In this way, the availability of ATP for short burst, high intensity activity is dependent on the level of muscular CP. Supplementation with creatine increases the muscle CP levels by anywhere up to 50%. As such, more muscular CP allows you to work at a higher intensity for a slightly longer period and this is where you get your gains. Effectively, creatine is almost like having a ‘spotter’ who helps you to get out that extra 3-4 reps that you wouldn’t have otherwise.
The response in uptake however varies with each individual and it’s definitely not a case of the more you supplement, the more muscle CP you will have to an infinite level. In fact, hyper-dosing is only going to leave you with a tummy upset, some diarrhoea and a toilet full of expensive pee!
Creatine – A Magic Bullet Or A Suitable Supplement?
In keeping consistent with all of my recommendations, there are no magic bullets when it comes to health and performance. Creatine does indeed have the runs on the board and this is evidenced by the fact that the Australian Institute of Sport (AIS) categorises it as a ‘Group A supplement’. Such supplements are said to ‘directly contribute to optimal performance’ and are unequivocally supported by the science (See http://www.ausport.gov.au/ais/nutrition/supplements/classification).
There are some points however I would make regarding creatine supplementation:
- Speak first to your GP if you have any pre-existing kidney conditions before taking creatine.
- Consider thoughtfully the psychology of offering such supplements to your younger children even if they are involved in training at a somewhat elite level.
- Go for the simplest and cheapest form: creatine monohydrate. Even with all the fancy, new types that are typically infinitely more expensive, monohydrate remains the best bang for your buck in terms of value and effectiveness. Mixing it up with natural juice, weak cordial or a Powerade will help it to be absorbed by the body. I personally like to mix it into a pre-workout shake (don’t worry, blog post coming soon on protein shakes).
- Work off the dosage of 5-10g or 1-2 teaspoons a day prior to and during training. The theory behind needing to ‘load-up’ for a few weeks on super-dosages is really a myth.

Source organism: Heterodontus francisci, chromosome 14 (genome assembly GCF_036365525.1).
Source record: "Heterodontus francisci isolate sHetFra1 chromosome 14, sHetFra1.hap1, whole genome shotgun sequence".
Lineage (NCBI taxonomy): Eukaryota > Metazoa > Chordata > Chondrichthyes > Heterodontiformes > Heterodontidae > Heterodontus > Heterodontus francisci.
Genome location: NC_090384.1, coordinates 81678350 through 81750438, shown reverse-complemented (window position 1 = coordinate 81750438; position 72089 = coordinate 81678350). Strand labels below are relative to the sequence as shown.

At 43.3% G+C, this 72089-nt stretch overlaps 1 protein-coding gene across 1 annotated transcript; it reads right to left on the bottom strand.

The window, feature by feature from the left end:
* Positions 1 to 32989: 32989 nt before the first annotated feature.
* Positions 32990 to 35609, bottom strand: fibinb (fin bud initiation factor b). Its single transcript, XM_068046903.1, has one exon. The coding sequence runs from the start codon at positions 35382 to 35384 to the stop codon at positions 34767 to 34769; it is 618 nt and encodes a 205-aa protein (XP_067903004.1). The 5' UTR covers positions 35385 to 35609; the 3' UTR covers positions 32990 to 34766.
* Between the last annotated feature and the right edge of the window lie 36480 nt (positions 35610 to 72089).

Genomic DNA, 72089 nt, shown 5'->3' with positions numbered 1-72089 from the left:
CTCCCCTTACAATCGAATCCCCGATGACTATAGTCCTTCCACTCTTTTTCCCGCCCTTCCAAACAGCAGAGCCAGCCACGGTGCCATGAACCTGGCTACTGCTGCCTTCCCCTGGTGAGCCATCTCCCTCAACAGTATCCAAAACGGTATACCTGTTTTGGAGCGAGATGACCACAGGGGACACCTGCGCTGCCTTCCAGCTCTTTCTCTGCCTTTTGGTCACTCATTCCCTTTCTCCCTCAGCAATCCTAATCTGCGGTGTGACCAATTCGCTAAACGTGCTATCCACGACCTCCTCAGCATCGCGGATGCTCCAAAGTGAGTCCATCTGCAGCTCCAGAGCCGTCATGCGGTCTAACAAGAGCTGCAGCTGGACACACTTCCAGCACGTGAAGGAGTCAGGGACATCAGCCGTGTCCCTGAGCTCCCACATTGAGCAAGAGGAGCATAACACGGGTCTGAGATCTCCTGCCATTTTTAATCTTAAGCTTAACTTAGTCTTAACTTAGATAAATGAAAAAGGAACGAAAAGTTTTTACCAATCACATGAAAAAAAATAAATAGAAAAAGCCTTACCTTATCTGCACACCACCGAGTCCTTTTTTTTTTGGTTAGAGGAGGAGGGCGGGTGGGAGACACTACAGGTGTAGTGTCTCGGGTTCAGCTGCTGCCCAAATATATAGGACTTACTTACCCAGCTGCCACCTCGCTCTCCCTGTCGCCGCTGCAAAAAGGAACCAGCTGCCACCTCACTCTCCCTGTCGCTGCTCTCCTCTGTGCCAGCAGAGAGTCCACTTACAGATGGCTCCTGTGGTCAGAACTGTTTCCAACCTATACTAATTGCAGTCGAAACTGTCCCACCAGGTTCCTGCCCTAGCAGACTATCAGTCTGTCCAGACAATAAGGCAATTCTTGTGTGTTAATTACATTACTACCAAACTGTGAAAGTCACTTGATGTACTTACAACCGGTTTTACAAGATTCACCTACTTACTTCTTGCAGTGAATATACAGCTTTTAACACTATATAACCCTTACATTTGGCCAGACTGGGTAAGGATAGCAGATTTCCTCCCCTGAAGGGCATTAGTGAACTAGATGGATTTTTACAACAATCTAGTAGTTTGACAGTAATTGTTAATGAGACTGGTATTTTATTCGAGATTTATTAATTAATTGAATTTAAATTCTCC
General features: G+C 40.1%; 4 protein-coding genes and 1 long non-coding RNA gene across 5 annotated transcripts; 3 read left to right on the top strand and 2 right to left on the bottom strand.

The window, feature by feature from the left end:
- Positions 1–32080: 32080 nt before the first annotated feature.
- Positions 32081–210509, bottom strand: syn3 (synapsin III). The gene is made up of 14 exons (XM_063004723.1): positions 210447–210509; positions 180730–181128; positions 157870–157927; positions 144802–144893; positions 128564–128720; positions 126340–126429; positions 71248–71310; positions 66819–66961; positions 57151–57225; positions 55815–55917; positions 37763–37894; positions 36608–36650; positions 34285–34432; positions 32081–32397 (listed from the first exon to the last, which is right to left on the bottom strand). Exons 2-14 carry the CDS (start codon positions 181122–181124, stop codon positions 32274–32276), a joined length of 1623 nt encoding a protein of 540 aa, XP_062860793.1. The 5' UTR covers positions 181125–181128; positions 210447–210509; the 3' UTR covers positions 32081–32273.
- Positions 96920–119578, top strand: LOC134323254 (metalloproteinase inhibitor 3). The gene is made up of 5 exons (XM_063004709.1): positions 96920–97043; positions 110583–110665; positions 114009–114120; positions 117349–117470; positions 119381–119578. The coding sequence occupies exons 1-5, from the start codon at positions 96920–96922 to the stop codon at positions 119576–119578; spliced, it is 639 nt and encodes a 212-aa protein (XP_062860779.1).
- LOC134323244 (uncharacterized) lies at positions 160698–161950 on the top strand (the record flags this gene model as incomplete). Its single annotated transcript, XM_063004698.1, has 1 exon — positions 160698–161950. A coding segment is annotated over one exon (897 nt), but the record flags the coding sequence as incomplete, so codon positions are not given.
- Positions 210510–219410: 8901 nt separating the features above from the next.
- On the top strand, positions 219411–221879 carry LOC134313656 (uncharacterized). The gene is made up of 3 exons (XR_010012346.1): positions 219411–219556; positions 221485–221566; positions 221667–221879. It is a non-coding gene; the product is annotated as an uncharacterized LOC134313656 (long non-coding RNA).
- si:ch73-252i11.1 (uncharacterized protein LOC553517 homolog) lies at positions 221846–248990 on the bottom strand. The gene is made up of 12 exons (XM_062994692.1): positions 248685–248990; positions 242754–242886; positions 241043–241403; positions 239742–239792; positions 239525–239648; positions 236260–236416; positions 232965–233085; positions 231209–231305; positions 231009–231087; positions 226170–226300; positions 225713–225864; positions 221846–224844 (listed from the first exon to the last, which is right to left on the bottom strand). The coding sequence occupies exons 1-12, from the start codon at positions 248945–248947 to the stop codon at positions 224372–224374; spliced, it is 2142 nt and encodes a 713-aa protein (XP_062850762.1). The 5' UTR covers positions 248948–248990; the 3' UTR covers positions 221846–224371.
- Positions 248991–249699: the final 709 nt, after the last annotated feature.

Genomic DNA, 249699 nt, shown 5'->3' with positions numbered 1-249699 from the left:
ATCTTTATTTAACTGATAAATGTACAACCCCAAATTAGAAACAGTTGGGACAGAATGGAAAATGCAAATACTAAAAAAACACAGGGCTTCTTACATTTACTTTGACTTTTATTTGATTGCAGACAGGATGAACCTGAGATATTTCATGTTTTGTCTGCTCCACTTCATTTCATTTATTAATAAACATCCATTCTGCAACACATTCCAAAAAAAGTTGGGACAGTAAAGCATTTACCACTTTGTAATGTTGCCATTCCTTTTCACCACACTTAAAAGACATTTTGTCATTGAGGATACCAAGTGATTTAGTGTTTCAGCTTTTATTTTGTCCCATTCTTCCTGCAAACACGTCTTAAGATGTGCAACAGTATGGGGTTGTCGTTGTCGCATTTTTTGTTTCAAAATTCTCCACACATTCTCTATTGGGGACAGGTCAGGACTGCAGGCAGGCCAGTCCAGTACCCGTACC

- Make sure to increase your water intake to 3L or more a day. Whilst damage to kidneys has been ruled out as a side-effect, drinking enough fluid minimises tummy upsets and helps to clear out the waste product of creatine, creatinine. You may also notice you feel a little ‘fuller’ in the muscles. This is because creatine increases cellular water retention which actually makes you look bigger. It would make sense then that competition bodybuilders or boxers that need to ‘dry-out’ prior to competing usually stop supplementing with creatine a week or two out.
- Remember that as with all supplements, unless optimal nutrition, training and rest is part of your plan, supplementing with creatine will be a total waste. This is not a magic bullet and there is no substitute for hard work!
Creatine Versus Steroids – Why Is One OK And The Other Not?
I want to address this question lastly and briefly because I am definitely against the use of steroids, particularly for young people. I will admit, when it comes to sport supplements I can see some merit in an argument being offered by a steroid-user that anything that enhances performance (be it creatine, steroids or anything else) fits in the same bill.
Here are the top three reasons I offer as to why I do recommend creatine supplementation for athletes and people training hard in the gym or on the track but push back on steroid usage:
- Creatine has been intensively studied and scrutinised over many years – despite some initial concerns with potential side effects, creatine supplementation has now been proven safe. The dosage protocols are well understood and hyper-dosing will likely lead only to a horrible bloating and diarrhoea experience. Compare this to steroid usage and the potential risks of abuse are marked and can include stunted growth, hair loss, changes to blood pressure and cholesterol, heart enlargement and attack, liver toxicity and the two things that perhaps men fear most: growing breast tissue and testicular shrinkage. Don’t laugh! I have mates who have naively misused and suffered these outcomes.
- Creatine is a highly regulated supplement, steroids are not – because steroids are effectively illegal without prescription, you must obtain them in a manner that places queries over their safety (probably from that big dude at the gym). If you are injecting or ingesting something that can have the above mentioned side-effects, you definitely want to be sure it’s under medical supervision. As a beginner steroid-user, it’s unlikely that you will be have been given proper administration advice.
- The psychological effects can be damaging – Because improvement can occur rapidly when steroid usage is combined with hard training, the sense of accomplishment in strength, size and self-esteem is huge. The pressure nowadays on teens and early twenty-somethings to dabble in steroids has becoming incredibly clear to me over the last decade. So when you have a whole subsection of society using steroids and pushing the limits, it becomes more dangerous and harder to fit in or be noticed. It’s human nature to seek acceptance and approval from your peers, so how would you go about coming off steroids and being your normal self when your self-esteem and body image is diminished as you are no longer in top shape? The gains from creatine supplementation are modest and incremental and much less likely to become a psychological challenge. I also worry about the combination of steroids, a false sense of ego and a big, boozy night on the town – that’s a recipe for disaster and certainly not something I would like my son to be involved with.
So there’s a wrap on creatine! Really hope it has helped. Leave any questions or comments below and I’ll happily answer… JS